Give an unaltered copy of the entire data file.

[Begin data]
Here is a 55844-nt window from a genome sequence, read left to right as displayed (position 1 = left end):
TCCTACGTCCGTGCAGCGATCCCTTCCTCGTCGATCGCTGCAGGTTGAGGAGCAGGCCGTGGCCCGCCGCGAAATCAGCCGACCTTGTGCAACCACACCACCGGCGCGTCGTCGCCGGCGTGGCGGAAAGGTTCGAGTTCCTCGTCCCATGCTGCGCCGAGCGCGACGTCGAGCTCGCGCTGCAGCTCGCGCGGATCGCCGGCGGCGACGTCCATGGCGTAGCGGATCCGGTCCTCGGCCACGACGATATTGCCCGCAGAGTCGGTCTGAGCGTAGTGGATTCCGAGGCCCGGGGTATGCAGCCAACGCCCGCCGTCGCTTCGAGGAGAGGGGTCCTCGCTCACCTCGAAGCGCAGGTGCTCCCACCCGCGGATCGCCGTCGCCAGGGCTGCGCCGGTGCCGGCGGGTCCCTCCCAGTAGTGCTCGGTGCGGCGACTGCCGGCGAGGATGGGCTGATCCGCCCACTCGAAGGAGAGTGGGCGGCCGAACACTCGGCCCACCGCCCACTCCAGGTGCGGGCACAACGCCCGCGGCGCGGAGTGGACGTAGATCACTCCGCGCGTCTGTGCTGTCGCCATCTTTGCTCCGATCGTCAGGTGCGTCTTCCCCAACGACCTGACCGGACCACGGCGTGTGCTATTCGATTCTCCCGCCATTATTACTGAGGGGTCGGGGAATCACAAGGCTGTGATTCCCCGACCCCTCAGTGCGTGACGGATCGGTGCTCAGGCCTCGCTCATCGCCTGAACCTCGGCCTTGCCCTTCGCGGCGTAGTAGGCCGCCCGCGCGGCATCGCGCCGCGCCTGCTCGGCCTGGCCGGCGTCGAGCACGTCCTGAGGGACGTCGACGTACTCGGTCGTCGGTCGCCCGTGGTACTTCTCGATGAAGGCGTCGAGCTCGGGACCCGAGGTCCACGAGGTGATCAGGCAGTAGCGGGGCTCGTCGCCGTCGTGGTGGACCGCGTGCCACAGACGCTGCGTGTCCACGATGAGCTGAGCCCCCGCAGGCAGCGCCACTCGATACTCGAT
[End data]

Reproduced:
Here is a 55844-nt window from a genome sequence, read left to right as displayed (position 1 = left end):
TCCTACGTCCGTGCAGCGATCCCTTCCTCGTCGATCGCTGCAGGTTGAGGAGCAGGCCGTGGCCCGCCGCGAAATCAGCCGACCTTGTGCAACCACACCACCGGCGCGTCGTCGCCGGCGTGGCGGAAAGGTTCGAGTTCCTCGTCCCATGCTGCGCCGAGCGCGACGTCGAGCTCGCGCTGCAGCTCGCGCGGATCGCCGGCGGCGACGTCCATGGCGTAGCGGATCCGGTCCTCGGCCACGACGATATTGCCCGCAGAGTCGGTCTGAGCGTAGTGGATTCCGAGGCCCGGGGTATGCAGCCAACGCCCGCCGTCGCTTCGAGGAGAGGGGTCCTCGCTCACCTCGAAGCGCAGGTGCTCCCACCCGCGGATCGCCGTCGCCAGGGCTGCGCCGGTGCCGGCGGGTCCCTCCCAGTAGTGCTCGGTGCGGCGACTGCCGGCGAGGATGGGCTGATCCGCCCACTCGAAGGAGAGTGGGCGGCCGAACACTCGGCCCACCGCCCACTCCAGGTGCGGGCACAACGCCCGCGGCGCGGAGTGGACGTAGATCACTCCGCGCGTCTGTGCTGTCGCCATCTTTGCTCCGATCGTCAGGTGCGTCTTCCCCAACGACCTGACCGGACCACGGCGTGTGCTATTCGATTCTCCCGCCATTATTACTGAGGGGTCGGGGAATCACAAGGCTGTGATTCCCCGACCCCTCAGTGCGTGACGGATCGGTGCTCAGGCCTCGCTCATCGCCTGAACCTCGGCCTTGCCCTTCGCGGCGTAGTAGGCCGCCCGCGCGGCATCGCGCCGCGCCTGCTCGGCCTGGCCGGCGTCGAGCACGTCCTGAGGGACGTCGACGTACTCGGTCGTCGGTCGCCCGTGGTACTTCTCGATGAAGGCGTCGAGCTCGGGACCCGAGGTCCACGAGGTGATCAGGCAGTAGCGGGGCTCGTCGCCGTCGTGGTGGACCGCGTGCCACAGACGCTGCGTGTCCACGATGAGCTGAGCCCCCGCAGGCAGCGCCACTCGATACTCGAT